Book Review: Between Shades of Gray, A Fascinating But Incomplete Story
Books of historical fiction are not usually my favorite because subject matters in that genre tend to show humanity at its worst (e.g. during slavery, Hitler’s era, etc.), but if a book in that genre is done well, it’s enlightening and enjoyable. Corrie Ten Boom’s The Hiding Place, for example, is an amazingly difficult story told with skill and hope. The Help by Kathryn Stockett was full of real-feeling characters who not only fleshed out what it was like to live in 1960’s southern America for both whites and blacks, but also cheered and warmed me through their flawed but hopeful way of dealing with their particular circumstances. It was also told with remarkable voice. Between Shades of Gray, a book by Ruta Sepetys about a Lithuanian family who experiences torture at the hands of the Soviet secret police under Stalin’s reign, is similar in theme to that of The Hiding Place. In that respect, it’s very enlightening. As a fictional reimagining, it’s fascinating. As a story, though, it fell short.
The story is told through the eyes of 15-year-old Lina Vilkas, who is just like any other fifteen-year-old Lithuanian girl in 1941. She paints, she draws, she gets crushes on boys. At the beginning of the book, Soviet officers barge into her middle-class home in the middle of the night, and, with no explanation, take her, her mother, and little brother captive. They’re crammed into the filthy box car of a train with a number of other Lithuanians they don’t know, and are made to endure a six-week long trip through Siberia, only to end up at a work camp north of the Arctic Circle. Lina and her fellow travelers are taunted and starved along the way, such that many die during the trip, and when they arrive at the work camp, they’re given the bare minimum to survive, meaning a corner of the floor of a shanty to sleep on, showers every six months, and hardly any food. In short, it is a horrible experience.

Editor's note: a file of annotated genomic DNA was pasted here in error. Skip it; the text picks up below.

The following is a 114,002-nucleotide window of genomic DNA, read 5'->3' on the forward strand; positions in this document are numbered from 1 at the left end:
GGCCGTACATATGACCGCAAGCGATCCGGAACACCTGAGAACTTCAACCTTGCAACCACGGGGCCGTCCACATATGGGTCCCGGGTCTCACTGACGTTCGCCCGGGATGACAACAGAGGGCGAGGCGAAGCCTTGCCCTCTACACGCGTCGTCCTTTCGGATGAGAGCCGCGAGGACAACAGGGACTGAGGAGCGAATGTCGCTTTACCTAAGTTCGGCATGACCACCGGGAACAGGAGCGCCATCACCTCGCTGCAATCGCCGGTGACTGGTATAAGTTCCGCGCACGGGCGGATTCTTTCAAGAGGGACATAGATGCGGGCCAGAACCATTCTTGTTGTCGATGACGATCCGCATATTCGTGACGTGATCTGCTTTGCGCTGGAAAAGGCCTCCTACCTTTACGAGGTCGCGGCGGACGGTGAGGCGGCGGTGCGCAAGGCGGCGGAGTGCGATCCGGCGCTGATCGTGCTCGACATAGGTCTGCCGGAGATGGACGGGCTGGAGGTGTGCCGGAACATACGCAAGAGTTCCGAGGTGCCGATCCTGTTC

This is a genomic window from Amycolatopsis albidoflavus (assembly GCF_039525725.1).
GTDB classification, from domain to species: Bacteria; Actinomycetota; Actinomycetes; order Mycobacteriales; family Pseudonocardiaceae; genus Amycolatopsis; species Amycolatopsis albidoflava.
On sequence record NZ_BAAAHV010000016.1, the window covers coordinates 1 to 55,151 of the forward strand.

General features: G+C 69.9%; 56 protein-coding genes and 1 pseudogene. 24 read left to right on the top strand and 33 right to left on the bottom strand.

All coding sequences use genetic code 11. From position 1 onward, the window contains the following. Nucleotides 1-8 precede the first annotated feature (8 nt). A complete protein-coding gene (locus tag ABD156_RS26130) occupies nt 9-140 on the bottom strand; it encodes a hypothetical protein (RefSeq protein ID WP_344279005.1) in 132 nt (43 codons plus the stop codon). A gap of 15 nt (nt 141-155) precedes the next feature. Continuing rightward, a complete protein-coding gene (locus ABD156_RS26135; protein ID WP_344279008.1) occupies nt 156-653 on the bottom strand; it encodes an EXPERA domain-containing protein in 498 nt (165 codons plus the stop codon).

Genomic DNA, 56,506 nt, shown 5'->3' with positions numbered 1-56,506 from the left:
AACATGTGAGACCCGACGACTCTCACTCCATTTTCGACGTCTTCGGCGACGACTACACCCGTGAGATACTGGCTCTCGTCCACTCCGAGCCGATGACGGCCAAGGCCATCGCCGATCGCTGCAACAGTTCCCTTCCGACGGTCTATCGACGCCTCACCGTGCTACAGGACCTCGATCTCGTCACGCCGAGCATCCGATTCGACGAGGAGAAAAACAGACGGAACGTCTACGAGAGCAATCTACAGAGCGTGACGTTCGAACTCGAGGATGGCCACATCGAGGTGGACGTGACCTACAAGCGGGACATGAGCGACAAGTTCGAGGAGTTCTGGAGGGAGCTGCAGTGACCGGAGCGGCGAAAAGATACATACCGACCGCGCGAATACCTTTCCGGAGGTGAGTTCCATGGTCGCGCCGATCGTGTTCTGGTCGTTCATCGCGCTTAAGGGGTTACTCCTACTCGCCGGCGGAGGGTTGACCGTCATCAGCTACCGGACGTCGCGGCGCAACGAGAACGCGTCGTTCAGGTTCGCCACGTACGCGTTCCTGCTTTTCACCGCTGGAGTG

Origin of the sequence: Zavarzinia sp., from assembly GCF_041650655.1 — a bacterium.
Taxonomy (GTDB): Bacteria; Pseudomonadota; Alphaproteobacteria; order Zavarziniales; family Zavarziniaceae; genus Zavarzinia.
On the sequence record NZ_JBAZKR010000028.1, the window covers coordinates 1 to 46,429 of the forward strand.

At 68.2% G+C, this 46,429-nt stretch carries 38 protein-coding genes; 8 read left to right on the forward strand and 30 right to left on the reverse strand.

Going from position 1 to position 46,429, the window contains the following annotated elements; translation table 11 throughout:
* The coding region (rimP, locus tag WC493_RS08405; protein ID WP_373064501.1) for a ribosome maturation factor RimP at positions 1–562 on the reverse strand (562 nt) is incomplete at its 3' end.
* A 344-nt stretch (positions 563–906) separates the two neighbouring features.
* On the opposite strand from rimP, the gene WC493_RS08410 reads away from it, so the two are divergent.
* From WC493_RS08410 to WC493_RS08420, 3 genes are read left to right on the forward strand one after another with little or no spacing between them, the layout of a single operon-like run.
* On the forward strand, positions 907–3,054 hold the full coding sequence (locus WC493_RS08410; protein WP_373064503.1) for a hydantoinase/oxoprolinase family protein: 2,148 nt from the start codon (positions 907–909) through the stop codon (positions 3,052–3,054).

Lina and her family are fictional, but the things that they experienced happened to actual people, according to Sepetys, who extensively researched the travails of people from Lithuania, Estonia, and Latvia who were caught between a despotic Stalin—who considered anyone educated to be anti-Soviet—and a ruthless Hitler. “It is estimated that Josef Stalin killed more than twenty million people during his reign of terror,” Sepetys says in her Author’s Note. “The Baltic States…lost more than a third of their population during the Soviet annihilation.” By those estimates, the damage Stalin did was more than three times as bad as that done by Hitler.
Those people who survived were freed after ten to fifteen years, but returned to find that the Soviets had occupied their homes, assumed their names, and enjoyed all of their belongings. They were treated as criminals, forced to live in restricted areas, and constantly watched by the KGB. Speaking about their experience meant immediate imprisonment or deportation back to Siberia. It wasn’t until the mid-1990’s, when Soviet occupation of their countries ended, that they were able to gain their independence, and most chose just to quietly resume their lives as best they could instead of rail against the injustices they’d experienced.
But As a Story…
If a story makes me really feel for the characters—whether fictional or real—and what they’re going through, I like it a lot. If it tells about injustices that have been done in the past that I can’t do anything about, I don’t like it. It frustrates and scares me, and there’s no positive outlet for that frustration or fear. And if a story doesn’t finish, I like it even less. Lina’s tale ends just after (spoiler alert) her mother dies and her little brother comes close to it. The story structure, if one could be plotted, would be: beginning: normal, beginning the descent; middle: getting worse and worse; end: the worst. The epilogue, a short missive penned by Lina some 15 years later, says she survived and things turned out okay for her, but there’s not much more of an arc of change than that for her. Some side characters experience subtle changes of heart, but not the main characters. In these respects, I was very disappointed in the story.
That being said, it’s still a fascinating and informative read. I would encourage everyone to read it.